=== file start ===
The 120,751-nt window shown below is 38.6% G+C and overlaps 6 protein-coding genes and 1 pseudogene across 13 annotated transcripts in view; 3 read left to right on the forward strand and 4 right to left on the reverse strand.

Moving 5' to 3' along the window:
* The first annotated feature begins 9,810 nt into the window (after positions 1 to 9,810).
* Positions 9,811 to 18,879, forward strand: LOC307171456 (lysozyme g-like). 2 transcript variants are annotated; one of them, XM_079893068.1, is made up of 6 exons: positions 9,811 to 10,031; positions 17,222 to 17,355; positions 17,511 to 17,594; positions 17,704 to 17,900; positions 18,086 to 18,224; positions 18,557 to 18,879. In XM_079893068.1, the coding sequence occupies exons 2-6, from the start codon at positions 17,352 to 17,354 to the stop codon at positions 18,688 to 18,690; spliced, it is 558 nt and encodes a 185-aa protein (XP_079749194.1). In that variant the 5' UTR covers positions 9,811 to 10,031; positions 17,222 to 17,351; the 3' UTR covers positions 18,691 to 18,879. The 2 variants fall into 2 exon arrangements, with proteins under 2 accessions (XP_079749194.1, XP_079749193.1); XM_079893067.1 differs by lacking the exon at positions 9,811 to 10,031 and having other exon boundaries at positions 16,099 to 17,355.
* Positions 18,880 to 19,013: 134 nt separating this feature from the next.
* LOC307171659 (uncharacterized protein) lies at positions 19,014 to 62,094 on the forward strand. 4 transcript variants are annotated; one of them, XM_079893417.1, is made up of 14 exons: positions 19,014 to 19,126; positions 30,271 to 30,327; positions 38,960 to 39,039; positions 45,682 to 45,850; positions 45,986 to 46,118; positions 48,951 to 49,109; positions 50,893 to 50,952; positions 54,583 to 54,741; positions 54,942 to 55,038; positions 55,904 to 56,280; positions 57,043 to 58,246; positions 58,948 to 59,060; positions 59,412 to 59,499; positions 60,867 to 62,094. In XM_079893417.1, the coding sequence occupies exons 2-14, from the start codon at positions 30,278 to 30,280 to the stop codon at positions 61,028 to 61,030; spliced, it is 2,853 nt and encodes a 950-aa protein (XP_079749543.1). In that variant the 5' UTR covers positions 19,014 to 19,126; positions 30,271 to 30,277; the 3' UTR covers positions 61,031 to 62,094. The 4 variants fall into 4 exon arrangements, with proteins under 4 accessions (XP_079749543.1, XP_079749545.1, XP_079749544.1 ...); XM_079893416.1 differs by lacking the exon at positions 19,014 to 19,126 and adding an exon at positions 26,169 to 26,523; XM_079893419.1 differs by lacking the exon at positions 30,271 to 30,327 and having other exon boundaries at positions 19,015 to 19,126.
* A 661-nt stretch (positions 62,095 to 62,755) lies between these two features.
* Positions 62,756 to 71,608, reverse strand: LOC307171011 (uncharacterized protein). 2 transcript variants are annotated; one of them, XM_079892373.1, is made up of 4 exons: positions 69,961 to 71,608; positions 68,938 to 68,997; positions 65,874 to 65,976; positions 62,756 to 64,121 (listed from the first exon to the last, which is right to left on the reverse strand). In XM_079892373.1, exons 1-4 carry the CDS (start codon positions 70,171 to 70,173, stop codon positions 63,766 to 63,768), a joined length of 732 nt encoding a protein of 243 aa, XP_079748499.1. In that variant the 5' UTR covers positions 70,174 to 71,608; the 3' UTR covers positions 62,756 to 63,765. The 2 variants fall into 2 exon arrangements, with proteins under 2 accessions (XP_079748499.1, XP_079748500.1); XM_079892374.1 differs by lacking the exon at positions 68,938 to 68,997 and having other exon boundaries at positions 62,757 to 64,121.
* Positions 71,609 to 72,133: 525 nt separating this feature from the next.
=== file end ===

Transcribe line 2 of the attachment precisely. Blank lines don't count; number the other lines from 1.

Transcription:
Moving 5' to 3' along the window: